Since I'm still suffering from an emotionally crippling bout of PSKBS (Post Sleater-Kinney Breakup Syndrome, AKA the newest and hipsterest Portland ailment), all I can think of these days is why bands feel the need to break up. While bands like Everclear will never (never!) call it quits, so many good bands hang it up at a time when they still have so many more great records to make. So with my black armband of mourning acting as an emotional tourniquet, I turn to a professional: progressive counselor Karen Hixson, who is an expert on counseling bands.
So what makes you qualified to practice therapy for bands? What credentials do you need to do this?
There are no specific qualifications or credentials needed to assist bands, but I am a master's level counselor and a certified drug and alcohol counselor. What is probably most helpful is a passion for this sort of thing, as well as some knowledge about the music industry. Some skills in conflict resolution, communication, and navigating drama amongst groups certainly comes in handy, plus assisting individual musicians can also be part of keeping a whole band solid and happy.
Without breaking some doctor-patient confidentiality agreement, what sort of issues do bands have?
Personality conflicts, power struggles, drug and alcohol issues, business stress, lack of communication, division of labor... some of these things can lead to an unhealthy culture within a band, similar to that of any group that comes together in such an intimate way. Much like a collective, a co-op, or a workplace—a microcosm of the family, if you will—the biggest challenge can be issues of communication and honesty. On the positive side, being in a band can also offer an opportunity to undo some of the social and cultural damage that has been done, by creating an environment to deal with your baggage, create lifelong friendships, and challenge one's creativity.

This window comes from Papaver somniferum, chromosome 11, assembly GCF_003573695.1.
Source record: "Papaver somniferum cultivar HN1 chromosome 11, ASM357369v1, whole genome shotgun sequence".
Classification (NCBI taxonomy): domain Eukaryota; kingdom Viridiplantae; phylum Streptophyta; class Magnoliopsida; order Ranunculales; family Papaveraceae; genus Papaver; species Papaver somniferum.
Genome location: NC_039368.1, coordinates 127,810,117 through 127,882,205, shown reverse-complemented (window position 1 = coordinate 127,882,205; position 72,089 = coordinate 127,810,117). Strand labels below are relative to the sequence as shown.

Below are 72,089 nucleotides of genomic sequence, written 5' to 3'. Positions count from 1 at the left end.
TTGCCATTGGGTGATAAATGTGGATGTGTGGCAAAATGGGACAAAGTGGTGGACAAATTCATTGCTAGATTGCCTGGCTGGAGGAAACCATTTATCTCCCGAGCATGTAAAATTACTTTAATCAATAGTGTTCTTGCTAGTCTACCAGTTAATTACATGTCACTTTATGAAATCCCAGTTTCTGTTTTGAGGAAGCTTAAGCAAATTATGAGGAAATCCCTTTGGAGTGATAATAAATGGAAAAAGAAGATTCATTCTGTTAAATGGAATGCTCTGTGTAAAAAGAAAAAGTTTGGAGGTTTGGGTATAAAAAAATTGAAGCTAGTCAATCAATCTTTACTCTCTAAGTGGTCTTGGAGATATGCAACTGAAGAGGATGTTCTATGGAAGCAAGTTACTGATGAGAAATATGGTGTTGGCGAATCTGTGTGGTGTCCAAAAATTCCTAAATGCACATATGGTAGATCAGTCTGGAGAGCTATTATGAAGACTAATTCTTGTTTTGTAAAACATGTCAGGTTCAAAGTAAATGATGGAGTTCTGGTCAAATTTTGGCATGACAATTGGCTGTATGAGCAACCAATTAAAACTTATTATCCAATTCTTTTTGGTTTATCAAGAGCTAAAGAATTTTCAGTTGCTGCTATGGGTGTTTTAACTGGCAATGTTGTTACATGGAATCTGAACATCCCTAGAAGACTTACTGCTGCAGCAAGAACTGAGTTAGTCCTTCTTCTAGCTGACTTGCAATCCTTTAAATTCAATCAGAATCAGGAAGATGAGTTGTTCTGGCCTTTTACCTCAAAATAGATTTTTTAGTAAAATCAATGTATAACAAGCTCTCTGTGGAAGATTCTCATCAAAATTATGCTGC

Would you recommend bands that are on the verge of breaking up to seek therapy in order to keep them together?
It is completely normal to evolve or to break up if things have run their course. But if a band is serious about staying together and does not feel ready to split, getting together to hash things out with a therapist might be something to consider. Therapy has much more utility than given credit for in the mainstream media. A more detached third party with some specific skills could bring new perspective to a repeat pattern or stubborn problem.
Should record labels make bands contractually commit to seek professional counseling before breaking up?
No way. Considering that business stress can be a large part of band conflicts, more pressure from the top down and less control over how to resolve things would not be helpful, in my opinion. While I could see it as an option provided by the label to be used at a band's discretion, therapy that is forced upon someone is not a good idea.
When in therapy, do emo bands cry more than other bands do?
Could they really call themselves an emo band if they were all stoic and not open to emotional expression?
Progressive counseling by Karen Hixson, 314-6027 or email@example.com